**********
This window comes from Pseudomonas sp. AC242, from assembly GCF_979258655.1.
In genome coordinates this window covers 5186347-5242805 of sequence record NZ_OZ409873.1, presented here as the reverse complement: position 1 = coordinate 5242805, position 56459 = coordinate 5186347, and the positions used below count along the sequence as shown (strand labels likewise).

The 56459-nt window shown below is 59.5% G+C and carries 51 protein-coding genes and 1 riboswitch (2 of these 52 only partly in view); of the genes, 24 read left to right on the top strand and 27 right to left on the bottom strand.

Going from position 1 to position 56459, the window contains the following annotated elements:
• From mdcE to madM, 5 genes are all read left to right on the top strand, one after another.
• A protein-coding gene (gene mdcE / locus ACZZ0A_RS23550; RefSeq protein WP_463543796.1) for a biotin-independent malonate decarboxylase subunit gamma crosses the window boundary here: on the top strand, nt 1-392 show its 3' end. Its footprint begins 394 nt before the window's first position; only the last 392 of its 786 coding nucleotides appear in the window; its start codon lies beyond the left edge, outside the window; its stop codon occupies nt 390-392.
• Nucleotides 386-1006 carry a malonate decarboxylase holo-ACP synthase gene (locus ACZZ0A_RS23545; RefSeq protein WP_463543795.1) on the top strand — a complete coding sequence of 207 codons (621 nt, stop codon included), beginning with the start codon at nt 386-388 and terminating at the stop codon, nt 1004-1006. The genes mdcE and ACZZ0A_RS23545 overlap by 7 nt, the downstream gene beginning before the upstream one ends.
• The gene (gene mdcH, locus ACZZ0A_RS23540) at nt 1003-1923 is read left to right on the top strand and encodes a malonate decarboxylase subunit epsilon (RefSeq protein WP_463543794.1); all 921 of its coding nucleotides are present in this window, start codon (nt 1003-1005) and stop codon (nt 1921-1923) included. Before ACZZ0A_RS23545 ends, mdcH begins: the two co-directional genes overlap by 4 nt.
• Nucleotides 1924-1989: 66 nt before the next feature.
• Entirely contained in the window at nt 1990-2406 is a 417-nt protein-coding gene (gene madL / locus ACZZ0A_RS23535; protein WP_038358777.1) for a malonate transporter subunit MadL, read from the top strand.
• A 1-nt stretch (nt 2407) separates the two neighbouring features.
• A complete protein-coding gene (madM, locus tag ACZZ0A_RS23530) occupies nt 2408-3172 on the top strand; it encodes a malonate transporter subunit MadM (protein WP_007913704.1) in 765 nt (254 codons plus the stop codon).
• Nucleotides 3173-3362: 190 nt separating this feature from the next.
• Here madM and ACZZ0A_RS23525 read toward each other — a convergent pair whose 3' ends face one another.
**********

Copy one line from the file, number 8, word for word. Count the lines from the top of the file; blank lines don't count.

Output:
• The gene (gene mdcH, locus ACZZ0A_RS23540) at nt 1003-1923 is read left to right on the top strand and encodes a malonate decarboxylase subunit epsilon (RefSeq protein WP_463543794.1); all 921 of its coding nucleotides are present in this window, start codon (nt 1003-1005) and stop codon (nt 1921-1923) included. Before ACZZ0A_RS23545 ends, mdcH begins: the two co-directional genes overlap by 4 nt.